Should you keep an office romance secret?

Majority find nothing wrong with office relationships – so why keep it hush-hush?

Should you keep an office romance secret?

Finding love in the workplace isn’t entirely a new phenomenon – just ask a third of Canadians who are now, or have been, involved in a romantic relationship at work.

But not all who engage in office romance are comfortable opening up about it in the workplace.

In a recent survey by ADP Canada, almost half of Canadians (45%) who have been romantically involved with a co-worker have kept it a secret from at least one person, while more than a quarter (27%) have kept it hush-hush altogether.

Out of all their colleagues, HR is often among the last to know since employees tend to hide office romance from HR (37%) and management (40%), ADP Canada said.

READ MORE: Should HR ban office relationships?

“We know people are finding love at work, but many are keeping it a secret,” said Heather Haslam, vice president of marketing at ADP Canada.

In truth, the majority of working Canadians (83%) find nothing wrong with office romance; they are open to the idea and aren’t concerned when they learn co-workers are romantically involved.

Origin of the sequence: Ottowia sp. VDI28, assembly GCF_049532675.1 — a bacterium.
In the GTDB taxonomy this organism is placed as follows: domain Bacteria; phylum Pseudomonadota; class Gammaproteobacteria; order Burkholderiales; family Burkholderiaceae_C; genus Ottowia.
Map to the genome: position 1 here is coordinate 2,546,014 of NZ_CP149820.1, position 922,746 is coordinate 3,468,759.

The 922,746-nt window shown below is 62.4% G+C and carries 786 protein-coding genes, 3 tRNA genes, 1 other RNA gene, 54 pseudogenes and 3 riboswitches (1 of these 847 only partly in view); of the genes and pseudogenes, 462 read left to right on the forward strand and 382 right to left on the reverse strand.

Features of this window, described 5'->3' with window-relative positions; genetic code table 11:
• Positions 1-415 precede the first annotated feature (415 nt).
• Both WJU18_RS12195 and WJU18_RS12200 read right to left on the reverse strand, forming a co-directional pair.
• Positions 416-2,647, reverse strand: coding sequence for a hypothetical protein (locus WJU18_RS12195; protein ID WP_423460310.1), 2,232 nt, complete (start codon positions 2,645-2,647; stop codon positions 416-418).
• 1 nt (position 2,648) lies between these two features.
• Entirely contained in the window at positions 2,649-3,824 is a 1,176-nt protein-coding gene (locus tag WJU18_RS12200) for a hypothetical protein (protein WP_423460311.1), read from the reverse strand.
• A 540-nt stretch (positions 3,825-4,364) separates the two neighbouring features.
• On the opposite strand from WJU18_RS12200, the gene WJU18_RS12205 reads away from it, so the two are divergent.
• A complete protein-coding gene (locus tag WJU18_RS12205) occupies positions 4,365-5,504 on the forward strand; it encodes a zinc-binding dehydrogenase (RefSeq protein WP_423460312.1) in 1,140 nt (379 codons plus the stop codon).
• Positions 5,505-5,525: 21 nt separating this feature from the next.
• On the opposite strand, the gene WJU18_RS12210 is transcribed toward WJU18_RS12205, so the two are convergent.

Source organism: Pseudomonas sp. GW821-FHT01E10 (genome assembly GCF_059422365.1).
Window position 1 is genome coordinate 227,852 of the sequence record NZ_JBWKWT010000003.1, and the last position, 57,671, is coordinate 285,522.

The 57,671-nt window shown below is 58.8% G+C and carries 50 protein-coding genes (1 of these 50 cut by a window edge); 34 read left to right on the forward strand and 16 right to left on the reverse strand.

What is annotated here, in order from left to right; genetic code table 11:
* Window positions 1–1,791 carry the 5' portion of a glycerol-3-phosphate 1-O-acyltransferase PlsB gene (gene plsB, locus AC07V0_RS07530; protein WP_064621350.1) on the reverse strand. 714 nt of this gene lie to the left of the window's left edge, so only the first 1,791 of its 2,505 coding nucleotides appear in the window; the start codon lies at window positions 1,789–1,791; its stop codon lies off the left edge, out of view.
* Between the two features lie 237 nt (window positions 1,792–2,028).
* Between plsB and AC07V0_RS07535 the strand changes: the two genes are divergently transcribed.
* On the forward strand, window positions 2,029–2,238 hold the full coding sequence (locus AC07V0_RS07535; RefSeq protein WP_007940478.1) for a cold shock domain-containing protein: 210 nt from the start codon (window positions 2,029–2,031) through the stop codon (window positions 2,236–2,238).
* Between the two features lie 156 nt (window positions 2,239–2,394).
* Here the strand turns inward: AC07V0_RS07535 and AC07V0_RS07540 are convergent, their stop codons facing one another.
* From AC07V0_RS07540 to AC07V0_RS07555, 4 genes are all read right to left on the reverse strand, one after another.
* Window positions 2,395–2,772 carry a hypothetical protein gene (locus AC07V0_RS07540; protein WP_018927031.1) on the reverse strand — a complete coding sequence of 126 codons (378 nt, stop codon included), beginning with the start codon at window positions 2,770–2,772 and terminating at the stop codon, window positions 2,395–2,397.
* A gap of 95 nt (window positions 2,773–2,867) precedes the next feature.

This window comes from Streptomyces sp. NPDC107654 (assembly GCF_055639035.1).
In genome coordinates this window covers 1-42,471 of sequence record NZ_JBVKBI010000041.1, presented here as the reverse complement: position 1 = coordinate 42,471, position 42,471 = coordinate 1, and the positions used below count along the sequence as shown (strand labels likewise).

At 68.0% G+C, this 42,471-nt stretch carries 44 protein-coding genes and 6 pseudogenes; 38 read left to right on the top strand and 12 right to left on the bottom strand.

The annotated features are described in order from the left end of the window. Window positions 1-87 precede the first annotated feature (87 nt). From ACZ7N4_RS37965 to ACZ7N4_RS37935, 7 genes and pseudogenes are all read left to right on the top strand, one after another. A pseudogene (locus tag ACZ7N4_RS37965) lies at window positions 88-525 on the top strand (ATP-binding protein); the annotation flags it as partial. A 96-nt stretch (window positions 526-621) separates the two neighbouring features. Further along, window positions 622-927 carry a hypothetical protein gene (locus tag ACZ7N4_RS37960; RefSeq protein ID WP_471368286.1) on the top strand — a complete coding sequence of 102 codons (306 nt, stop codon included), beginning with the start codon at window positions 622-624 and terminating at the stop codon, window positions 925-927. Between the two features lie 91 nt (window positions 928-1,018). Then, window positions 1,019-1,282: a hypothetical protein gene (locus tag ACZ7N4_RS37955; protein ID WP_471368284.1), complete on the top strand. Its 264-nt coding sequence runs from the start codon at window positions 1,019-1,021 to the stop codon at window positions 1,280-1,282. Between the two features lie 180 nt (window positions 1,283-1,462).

So why do workers prefer to keep their office romance a secret?

Researchers suggest this is due to employees’ limited understanding of company policy about work relationships as well as their concerns over a possible backlash on their career.

Only 31% of those who found romance at work say they are aware of office regulations or ethical codes that define what is and is not acceptable when it comes to being in a relationship with a co-worker.

“HR policies should not exist to control employees, but to protect them,” Haslam said. “These statistics represent a call to action for organizations to make their policies clear to employees and to offer them the support and resources they need to feel comfortable navigating these situations.”

Recent articles & video

5 Ways for HR to Maximize Learning & Development for ROI

Can you fire a worker who was put on a performance management plan?

Stay-or-pay clauses in Canada? Experts weigh in on the U.S. trend of charging employees who quit

CSIS officers allege sexual harassment, toxic workplace culture with employer

Most Read Articles

'Why am I here?' The real employee engagement question HR needs to be asking

What’s ‘just cause’? Getting it wrong is costing employers money

Canada needs 20,000 truck drivers, maybe more: Report